With Line of Duty back on our screens, millions of us are glued to our sets trying to keep up with hundreds of acronyms, the breadcrumbs of clues from previous series, and trying to remember whether the Keeley Hawes character died in series 2, or was it 3?
Of course, real workplaces aren’t like the fictional police force that we see portrayed so well in Line of Duty. You’re unlikely to encounter a sinister cabal of insiders orchestrating institutional corruption on a huge scale – unless you’ve been helping Matt Hancock commission test and trace contracts for the government. But with out handy NewsBiscuit guide below, you can recreate the excitement of an actual AC12 corruption investigation in your own workplace.
1. Shorten every noun that you use
In your regular team meeting, insist on presenting your boss with the ‘intel’ on the monthly sales targets, and ask about whether the Swindon ‘op’ is going ahead. When your colleagues ask if you’ve got your presentation ready for the conference, act like you’re speaking into a walkie talkie and say ‘affirmative, code Fahrenheit’ before announcing that you’ve been in touch with your handler to book a room at the Slough TravelLodge.
2. Set some traps
It looks like someone has taken one of the biscuits from the pack you left in the cupboard. You know because you put a thin layer of talc on the top and its clearly been disturbed. Ask Fiona, the admin temp for an immediate ‘sit rep’, and get forensics to dust for prints. Last week it was Rich Teas, and now Jammy Dodgers. These bastards cannot be trusted and don’t know when to stop.
3. Follow the evidence
That expense claim that Mike made for some headphones to help him work at home during the pandemic? The receipt is from PC World – the same retail park where those kids have been playing on their bikes during lockdown. Make a note on a crumpled piece of paper saying ‘county lines?’ along with the names of Mike and all his pub quiz team mates, then leave it on display on the desk at reception.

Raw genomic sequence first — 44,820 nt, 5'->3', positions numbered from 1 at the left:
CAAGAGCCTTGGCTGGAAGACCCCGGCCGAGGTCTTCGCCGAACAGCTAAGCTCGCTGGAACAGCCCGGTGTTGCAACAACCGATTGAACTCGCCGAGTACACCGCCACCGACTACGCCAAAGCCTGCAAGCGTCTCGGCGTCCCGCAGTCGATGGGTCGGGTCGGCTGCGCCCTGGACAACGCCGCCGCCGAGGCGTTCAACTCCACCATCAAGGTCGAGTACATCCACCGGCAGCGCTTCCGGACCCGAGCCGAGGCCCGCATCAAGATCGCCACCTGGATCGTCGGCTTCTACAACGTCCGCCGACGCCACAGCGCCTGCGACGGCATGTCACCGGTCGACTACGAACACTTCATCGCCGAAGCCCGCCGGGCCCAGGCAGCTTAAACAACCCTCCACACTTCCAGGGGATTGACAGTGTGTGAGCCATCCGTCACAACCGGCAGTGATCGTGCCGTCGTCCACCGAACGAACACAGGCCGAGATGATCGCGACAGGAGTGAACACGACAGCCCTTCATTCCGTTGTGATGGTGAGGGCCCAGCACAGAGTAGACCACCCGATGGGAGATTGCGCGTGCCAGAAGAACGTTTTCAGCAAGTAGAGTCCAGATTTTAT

4. Give yourself an interesting backstory
Everyone thinks you’ve worked in sales for 25 years and your life is dull as shit. Create an atmosphere of uncertainty and intrigue by casually dropping hints that you were a greenkeeper at your local pitch and putt working for someone with supposed mob connections called ‘Mad’ Jimmy McBride.
5. Buy 15 pay as you go phones and hide them in a bag in your boot
Try to get some really old retro style ones, and then ring each one just once, from a public phone box, leaving a short message like ‘We move tonight’, or ‘Mikey knows – hold firm’. Wait until one of your work colleagues can clearly see you from their car, and then throw one in a big skip, before walking off looking around furtively.
6. Get yourself a severe gambling habit.
You need to make yourself at least a bit vulnerable to being turned by a mystery person called ‘J’ and his enforcers who have constructed a facade of innocence working as middle managers in your HR team. Run up loads of debts, and have a brief fling with your company’s legal advisor so it can be used against you sometime in the future. even you are happily married, sleep in your car if possible, brush your teeth in your work toilets, and lurk regularly about 100m from your own home, behind a tree, just as your wife is taking the kids to school.
7. Do a recap of ‘what we know so far’ every morning
As each person arrives in the office, play some dramatic piano music, and mimic something they’ve said over the last few weeks, so that it sounds like they might have bumped someone off or are hiding a piece of evidence. Raise your eyebrow as you do an impression of Jean from accounts saying ‘I’m clocking off early today to go to the dentist, remember’ and do a pretend double take when Richard and Steve both say ‘sorry, after you mate’ when they nearly bump into each other in the corridor.
8. Invest in a massive whiteboard
Print off pictures of everyone in the office and put them all on a big board in your office, with dotted arrows between everyone. Include a random photo of Derek from marketing who left 10 years ago to work for a rival firm, next to a picture you’ve taken of a full bin bag near a pond or outside an old industrial unit. If anyone asks say that you’re now a UCO working on a cold case.
9. Employ a solicitor or workplace rep who is useless
If you are taken in for questioning at work, make sure your the only thing your rep does is whisper occasionally in your ear, make random notes, and pour you some water, as well as saying nothing except ‘my client has already answered….’ before they are interrupted.
10. Leave a trail of half-clues
Develop an annoying habit of leaving as many loose ends and clues lying around as you can. Write really heavily so you leave an imprint on the piece of paper below. Use a password for your computer that takes exactly 3 attempts to crack and make sure all the files on your computer can be downloaded from a single folder onto a flash drive. And make sure you leave the file with all the evidence in at the top of the pile on your desk. Film footage of just your boots walking away from the office and hint that everything will be revealed next series.